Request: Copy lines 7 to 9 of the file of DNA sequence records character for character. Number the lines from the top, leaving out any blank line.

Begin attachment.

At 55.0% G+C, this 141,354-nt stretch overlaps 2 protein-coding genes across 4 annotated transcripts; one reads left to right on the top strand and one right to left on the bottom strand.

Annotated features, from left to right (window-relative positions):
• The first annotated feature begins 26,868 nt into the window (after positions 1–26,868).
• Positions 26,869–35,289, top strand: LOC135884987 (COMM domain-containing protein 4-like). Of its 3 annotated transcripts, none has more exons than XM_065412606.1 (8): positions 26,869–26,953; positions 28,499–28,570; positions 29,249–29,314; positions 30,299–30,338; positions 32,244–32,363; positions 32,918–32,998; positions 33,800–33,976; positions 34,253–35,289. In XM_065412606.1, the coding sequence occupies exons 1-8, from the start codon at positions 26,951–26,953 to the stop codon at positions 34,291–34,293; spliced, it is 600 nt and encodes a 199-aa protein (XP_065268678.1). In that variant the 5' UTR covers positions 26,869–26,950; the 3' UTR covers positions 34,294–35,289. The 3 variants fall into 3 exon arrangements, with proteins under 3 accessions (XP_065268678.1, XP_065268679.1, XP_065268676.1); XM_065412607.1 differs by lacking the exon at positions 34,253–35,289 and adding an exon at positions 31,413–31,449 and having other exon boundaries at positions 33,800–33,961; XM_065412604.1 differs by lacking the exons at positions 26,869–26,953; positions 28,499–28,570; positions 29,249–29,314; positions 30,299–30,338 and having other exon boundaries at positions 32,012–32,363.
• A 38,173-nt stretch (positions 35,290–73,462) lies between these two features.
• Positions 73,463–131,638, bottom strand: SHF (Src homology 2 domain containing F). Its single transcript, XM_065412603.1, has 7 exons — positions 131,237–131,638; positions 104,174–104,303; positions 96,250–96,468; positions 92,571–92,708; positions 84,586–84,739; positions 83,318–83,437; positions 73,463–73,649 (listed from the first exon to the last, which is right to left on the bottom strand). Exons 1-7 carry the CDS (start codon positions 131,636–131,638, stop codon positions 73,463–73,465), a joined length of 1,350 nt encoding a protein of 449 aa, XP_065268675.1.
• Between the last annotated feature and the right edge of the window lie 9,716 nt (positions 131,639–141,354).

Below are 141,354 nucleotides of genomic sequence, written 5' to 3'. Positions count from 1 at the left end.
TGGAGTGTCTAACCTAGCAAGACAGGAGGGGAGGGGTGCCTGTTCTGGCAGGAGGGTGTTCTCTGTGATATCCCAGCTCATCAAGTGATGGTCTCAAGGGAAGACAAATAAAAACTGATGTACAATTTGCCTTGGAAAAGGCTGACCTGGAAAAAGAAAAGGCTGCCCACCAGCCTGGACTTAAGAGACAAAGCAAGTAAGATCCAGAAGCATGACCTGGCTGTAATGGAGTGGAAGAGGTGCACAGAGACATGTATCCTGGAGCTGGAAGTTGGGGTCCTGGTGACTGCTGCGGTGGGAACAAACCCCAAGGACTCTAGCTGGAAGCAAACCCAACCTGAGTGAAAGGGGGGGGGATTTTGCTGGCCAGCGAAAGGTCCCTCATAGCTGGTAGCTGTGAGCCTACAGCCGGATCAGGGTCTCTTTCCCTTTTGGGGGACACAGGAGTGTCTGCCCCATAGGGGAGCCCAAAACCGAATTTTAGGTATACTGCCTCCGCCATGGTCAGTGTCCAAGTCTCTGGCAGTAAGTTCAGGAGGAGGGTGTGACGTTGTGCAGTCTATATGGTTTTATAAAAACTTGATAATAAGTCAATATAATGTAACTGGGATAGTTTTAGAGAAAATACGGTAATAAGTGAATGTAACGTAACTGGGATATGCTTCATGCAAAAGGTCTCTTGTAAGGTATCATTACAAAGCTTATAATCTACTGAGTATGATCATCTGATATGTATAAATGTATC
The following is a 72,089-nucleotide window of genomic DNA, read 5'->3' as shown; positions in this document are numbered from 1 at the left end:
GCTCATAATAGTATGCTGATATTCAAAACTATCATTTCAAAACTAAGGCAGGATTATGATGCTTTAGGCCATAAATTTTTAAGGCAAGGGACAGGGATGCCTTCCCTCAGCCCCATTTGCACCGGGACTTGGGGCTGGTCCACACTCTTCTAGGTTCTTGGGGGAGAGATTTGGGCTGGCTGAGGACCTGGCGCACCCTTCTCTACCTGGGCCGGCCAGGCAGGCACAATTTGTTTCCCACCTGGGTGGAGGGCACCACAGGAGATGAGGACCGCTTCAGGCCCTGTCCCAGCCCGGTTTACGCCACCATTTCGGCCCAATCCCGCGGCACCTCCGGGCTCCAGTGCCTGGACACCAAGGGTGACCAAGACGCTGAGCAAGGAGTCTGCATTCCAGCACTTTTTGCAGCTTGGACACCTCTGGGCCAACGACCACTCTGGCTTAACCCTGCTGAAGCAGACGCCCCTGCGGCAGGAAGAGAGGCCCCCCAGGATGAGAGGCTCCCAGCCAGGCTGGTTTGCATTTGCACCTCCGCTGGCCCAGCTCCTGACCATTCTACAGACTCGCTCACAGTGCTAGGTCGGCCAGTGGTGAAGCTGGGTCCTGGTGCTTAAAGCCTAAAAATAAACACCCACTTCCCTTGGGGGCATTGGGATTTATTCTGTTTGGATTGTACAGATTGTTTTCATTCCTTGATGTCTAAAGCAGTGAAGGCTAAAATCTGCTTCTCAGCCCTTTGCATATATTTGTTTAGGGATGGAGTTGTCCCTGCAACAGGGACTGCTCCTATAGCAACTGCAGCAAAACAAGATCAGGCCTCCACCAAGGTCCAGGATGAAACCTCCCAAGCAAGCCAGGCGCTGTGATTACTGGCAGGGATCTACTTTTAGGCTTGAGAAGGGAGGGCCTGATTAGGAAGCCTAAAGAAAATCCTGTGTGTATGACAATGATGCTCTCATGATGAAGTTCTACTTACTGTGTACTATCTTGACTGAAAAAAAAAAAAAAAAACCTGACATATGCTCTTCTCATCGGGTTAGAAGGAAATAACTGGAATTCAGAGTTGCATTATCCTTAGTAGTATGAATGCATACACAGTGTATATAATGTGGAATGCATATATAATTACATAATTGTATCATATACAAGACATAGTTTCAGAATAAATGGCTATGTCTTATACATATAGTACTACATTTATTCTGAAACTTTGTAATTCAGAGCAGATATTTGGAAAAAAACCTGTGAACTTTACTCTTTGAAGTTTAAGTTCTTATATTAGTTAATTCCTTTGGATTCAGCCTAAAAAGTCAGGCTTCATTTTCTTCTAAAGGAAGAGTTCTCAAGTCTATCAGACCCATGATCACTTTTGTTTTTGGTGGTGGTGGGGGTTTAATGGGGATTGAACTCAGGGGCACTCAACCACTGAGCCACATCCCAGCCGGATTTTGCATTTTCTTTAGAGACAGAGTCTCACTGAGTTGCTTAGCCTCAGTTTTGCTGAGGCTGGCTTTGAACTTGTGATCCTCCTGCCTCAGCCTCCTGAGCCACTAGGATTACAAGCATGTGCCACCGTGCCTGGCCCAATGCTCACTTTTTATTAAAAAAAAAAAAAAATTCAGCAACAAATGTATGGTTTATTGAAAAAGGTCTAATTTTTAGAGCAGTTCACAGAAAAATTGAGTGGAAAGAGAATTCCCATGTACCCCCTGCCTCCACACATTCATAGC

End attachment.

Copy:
• Between the last annotated feature and the right edge of the window lie 9,716 nt (positions 131,639–141,354).

Below are 141,354 nucleotides of genomic sequence, written 5' to 3'. Positions count from 1 at the left end.
TGGAGTGTCTAACCTAGCAAGACAGGAGGGGAGGGGTGCCTGTTCTGGCAGGAGGGTGTTCTCTGTGATATCCCAGCTCATCAAGTGATGGTCTCAAGGGAAGACAAATAAAAACTGATGTACAATTTGCCTTGGAAAAGGCTGACCTGGAAAAAGAAAAGGCTGCCCACCAGCCTGGACTTAAGAGACAAAGCAAGTAAGATCCAGAAGCATGACCTGGCTGTAATGGAGTGGAAGAGGTGCACAGAGACATGTATCCTGGAGCTGGAAGTTGGGGTCCTGGTGACTGCTGCGGTGGGAACAAACCCCAAGGACTCTAGCTGGAAGCAAACCCAACCTGAGTGAAAGGGGGGGGGATTTTGCTGGCCAGCGAAAGGTCCCTCATAGCTGGTAGCTGTGAGCCTACAGCCGGATCAGGGTCTCTTTCCCTTTTGGGGGACACAGGAGTGTCTGCCCCATAGGGGAGCCCAAAACCGAATTTTAGGTATACTGCCTCCGCCATGGTCAGTGTCCAAGTCTCTGGCAGTAAGTTCAGGAGGAGGGTGTGACGTTGTGCAGTCTATATGGTTTTATAAAAACTTGATAATAAGTCAATATAATGTAACTGGGATAGTTTTAGAGAAAATACGGTAATAAGTGAATGTAACGTAACTGGGATATGCTTCATGCAAAAGGTCTCTTGTAAGGTATCATTACAAAGCTTATAATCTACTGAGTATGATCATCTGATATGTATAAATGTATC